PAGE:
Attack of the Blocks

I spend far too much time on the internet. As well as putting many hours of work into trying to keep this blog updated regularly, I while away a fair portion of time on Facebook, follow a large number of video series’ and webcomics, and can often be found wandering through the recesses of YouTube (an interesting and frequently harrowing experience that can tell one an awful lot about the extremes of human nature). But there is one thing that any resident of the web cannot hope to avoid for any great period of time, and quite often doesn’t want to- the strange world of Minecraft.

Since its release as a humble alpha-version indie game in 2009, Minecraft has boomed to become a runaway success and something of a cultural phenomenon. By the end of 2011, before it had even been released in its final release format, Minecraft had registered 4 million purchases and 4 times that many registered users, which isn’t bad for a game that has never advertised itself, spread semi-virally among nerdy gamers for its mere three-year history and was made purely as an interesting project by its creator Markus Persson (aka Notch). Thousands of videos, ranging from gameplay to some quite startlingly good music videos (check out the work of Captain Sparklez if you haven’t already) litter YouTube and many of the games’ features (such as TNT and the exploding mobs known as Creepers) have become memes in their own right to some degree.

So then, why exactly has Minecraft succeeded where hundreds and thousands of games have failed, becoming a revolution in gamer culture? What is it that makes Minecraft both so brilliant, and so special?

Many, upon being asked this question, tend to revert to extolling the virtues of the game’s indie nature. Being created entirely without funding as an experiment in gaming rather than profit-making, Minecraft’s roots are firmly rooted in the humble sphere of independent gaming, and it shows. One obvious feature is the games inherent simplicity- initially solely featuring the ability to wander around, place and destroy blocks, the controls are mainly (although far from entirely) confined to move and ‘use’, whether that latter function be shoot, slash, mine or punch down a tree. The basic, cuboid, ‘blocky’ nature of the game’s graphics, allowing for both simplicity of production and creating an iconic, retro aesthetic that makes it memorable and standout to look at. Whilst the game has frequently been criticised for not including a tutorial (I myself took a good quarter of an hour to find out that you started by punching a tree, and a further ten minutes to work out that you were supposed to hold down the mouse button rather than repeatedly click), this is another common feature of indie gaming, partly because it saves time in development, but mostly because it makes the game feel like it is not pandering to you and thus allowing indie gamers to feel some degree of elitism that they are good enough to work it out by themselves. This also ties in with the very nature of the game- another criticism used to be (and, to an extent, still is, even with the addition of the Enderdragon as a final win objective) that the game appeared to be largely devoid of point, existent only for its own purpose. This is entirely true, whether you view that as a bonus or a detriment being entirely your own opinion, and this idea of an unfamiliar, experimental game structure is another feature common in one form or another to a lot of indie games.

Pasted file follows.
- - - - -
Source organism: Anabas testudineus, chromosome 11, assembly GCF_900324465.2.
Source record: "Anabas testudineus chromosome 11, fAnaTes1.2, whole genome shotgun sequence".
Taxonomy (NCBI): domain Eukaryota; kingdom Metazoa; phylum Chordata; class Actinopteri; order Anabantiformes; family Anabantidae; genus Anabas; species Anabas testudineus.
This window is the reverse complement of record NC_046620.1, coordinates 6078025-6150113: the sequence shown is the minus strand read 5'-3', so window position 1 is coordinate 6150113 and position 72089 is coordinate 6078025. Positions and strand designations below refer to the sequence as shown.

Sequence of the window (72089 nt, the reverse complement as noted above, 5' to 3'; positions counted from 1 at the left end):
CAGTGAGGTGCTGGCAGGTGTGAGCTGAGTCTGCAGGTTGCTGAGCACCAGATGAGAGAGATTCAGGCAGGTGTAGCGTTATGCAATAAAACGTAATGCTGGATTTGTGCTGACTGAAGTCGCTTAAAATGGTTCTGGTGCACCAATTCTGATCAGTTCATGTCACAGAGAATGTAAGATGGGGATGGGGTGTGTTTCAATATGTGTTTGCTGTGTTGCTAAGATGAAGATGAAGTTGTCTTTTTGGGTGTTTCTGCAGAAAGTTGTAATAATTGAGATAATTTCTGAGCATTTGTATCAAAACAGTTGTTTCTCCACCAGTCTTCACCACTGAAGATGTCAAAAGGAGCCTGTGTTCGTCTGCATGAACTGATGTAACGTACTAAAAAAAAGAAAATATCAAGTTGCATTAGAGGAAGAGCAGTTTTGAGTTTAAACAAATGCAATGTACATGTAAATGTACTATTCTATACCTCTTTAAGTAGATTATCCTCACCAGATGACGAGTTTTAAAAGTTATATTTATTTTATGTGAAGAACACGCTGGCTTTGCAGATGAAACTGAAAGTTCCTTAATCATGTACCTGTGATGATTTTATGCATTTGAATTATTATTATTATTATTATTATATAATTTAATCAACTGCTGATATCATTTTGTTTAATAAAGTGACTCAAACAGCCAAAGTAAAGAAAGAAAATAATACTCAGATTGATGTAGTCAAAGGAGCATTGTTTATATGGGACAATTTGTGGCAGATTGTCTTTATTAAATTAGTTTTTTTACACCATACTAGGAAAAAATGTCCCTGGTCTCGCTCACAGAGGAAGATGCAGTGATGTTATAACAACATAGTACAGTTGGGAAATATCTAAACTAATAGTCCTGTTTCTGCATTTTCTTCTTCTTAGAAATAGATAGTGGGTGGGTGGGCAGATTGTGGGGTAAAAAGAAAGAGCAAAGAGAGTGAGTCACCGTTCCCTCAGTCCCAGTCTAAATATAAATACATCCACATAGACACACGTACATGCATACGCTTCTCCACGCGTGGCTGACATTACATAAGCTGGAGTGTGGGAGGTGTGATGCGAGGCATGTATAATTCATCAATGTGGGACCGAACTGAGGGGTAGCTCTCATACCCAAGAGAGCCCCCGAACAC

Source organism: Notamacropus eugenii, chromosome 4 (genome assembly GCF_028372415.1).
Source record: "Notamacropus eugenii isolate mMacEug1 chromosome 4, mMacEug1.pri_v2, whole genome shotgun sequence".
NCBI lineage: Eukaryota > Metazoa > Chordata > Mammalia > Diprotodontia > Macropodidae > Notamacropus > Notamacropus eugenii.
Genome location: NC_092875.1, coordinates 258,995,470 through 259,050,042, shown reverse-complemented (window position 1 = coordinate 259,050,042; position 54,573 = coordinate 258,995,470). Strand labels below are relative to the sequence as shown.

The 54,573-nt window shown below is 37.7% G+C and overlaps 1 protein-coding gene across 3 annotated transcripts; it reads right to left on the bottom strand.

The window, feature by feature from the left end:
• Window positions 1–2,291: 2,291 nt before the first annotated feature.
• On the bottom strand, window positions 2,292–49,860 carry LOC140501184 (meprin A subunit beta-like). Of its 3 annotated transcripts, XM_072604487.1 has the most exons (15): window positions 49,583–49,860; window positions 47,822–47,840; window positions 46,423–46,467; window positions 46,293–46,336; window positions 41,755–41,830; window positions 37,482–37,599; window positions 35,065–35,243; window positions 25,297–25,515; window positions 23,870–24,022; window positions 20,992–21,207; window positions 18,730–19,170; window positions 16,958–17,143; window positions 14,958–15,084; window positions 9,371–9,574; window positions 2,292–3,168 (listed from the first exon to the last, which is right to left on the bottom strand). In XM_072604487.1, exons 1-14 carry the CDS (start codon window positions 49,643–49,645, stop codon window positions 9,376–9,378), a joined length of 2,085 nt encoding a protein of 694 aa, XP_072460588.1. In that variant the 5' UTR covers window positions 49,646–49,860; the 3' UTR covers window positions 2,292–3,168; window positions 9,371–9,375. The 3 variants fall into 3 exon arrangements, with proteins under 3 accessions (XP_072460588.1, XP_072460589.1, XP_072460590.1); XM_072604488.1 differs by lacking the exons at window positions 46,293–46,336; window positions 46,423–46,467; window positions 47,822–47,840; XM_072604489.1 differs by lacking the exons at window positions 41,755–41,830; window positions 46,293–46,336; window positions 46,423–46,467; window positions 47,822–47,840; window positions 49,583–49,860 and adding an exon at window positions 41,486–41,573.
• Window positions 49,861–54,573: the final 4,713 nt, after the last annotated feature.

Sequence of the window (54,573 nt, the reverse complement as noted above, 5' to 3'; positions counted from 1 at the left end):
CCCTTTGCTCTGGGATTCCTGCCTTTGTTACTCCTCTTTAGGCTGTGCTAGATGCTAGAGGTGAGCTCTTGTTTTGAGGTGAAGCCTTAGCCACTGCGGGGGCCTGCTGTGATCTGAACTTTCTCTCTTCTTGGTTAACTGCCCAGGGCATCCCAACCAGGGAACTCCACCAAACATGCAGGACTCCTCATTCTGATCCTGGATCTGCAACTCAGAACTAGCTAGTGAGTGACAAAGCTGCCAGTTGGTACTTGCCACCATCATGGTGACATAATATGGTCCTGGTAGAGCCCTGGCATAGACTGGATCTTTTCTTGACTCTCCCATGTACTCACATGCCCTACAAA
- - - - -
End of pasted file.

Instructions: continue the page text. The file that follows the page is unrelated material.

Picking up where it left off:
However, to me these do not seem to be entirely worthy of the name ‘answers’ regarding the question of Minecraft’s phenomenal success. The reason I think this way is that they do not adequately explain exactly why Minecraft rose to such prominence whilst other, often similar, indie games have been left in relative obscurity. Limbo, for example, is a side-scrolling platformer and a quite disturbing, yet compelling, in-game experience, with almost as much intrigue and puzzle from a set of game mechanics simpler even than those of Minecraft. It has also received critical acclaim often far in excess of Minecraft (which has received a positive, but not wildly amazed, response from critics), and yet is still known to only an occasional few. Amnesia: The Dark Descent has been often described as the greatest survival horror game in history, as well as incorporating a superb set of graphics, a three-dimensional world view (unlike the 2D view common to most indie games) and the most pants-wettingly terrifying experience anyone who’s ever played it is likely to ever face- but again, it is confined to the indie realm. Hell, Terraria is basically Minecraft in 2D, but has sold around 40 times less than Minecraft itself. All three of these games have received fairly significant acclaim and coverage, and rightly so, but none has become the riotous cultural phenomenon that Minecraft has, and neither have had an Assassin’s Creed mod (first example that sprung to mind).

So… why has Minecraft been so successful. Well, I’m going to be sticking my neck out here, but to my mind it’s because it doesn’t play like an indie game. Whilst most independently produced titled are 2D, confined to fairly limited surroundings and made as simple & basic as possible to save on development (Amnesia can be regarded as an exception), Minecraft takes it own inherent simplicity and blows it up to a grand scale. It is a vast, open world sandbox game, with vague resonances of the Elder Scrolls games and MMORPG’s, taking the freedom, exploration and experimentation that have always been the advantages of this branch of the AAA world, and combined them with the innovative, simplistic gaming experience of its indie roots. In some ways it’s similar to Facebook, in that it takes a simple principle and then applies it to the largest stage possible, and both have enjoyed a similarly explosive rise to fame. The randomly generated worlds provide infinite caverns to explore, endless mobs to slay, all the space imaginable to build the grandest of castles, the largest of cathedrals, or the SS Enterprise if that takes your fancy. There are a thousand different ways to play the game on a million different planes, all based on just a few simple mechanics. Minecraft is the best of indie and AAA blended together, and is all the more awesome for it.

Advertisements

Kony 2012 in hindsight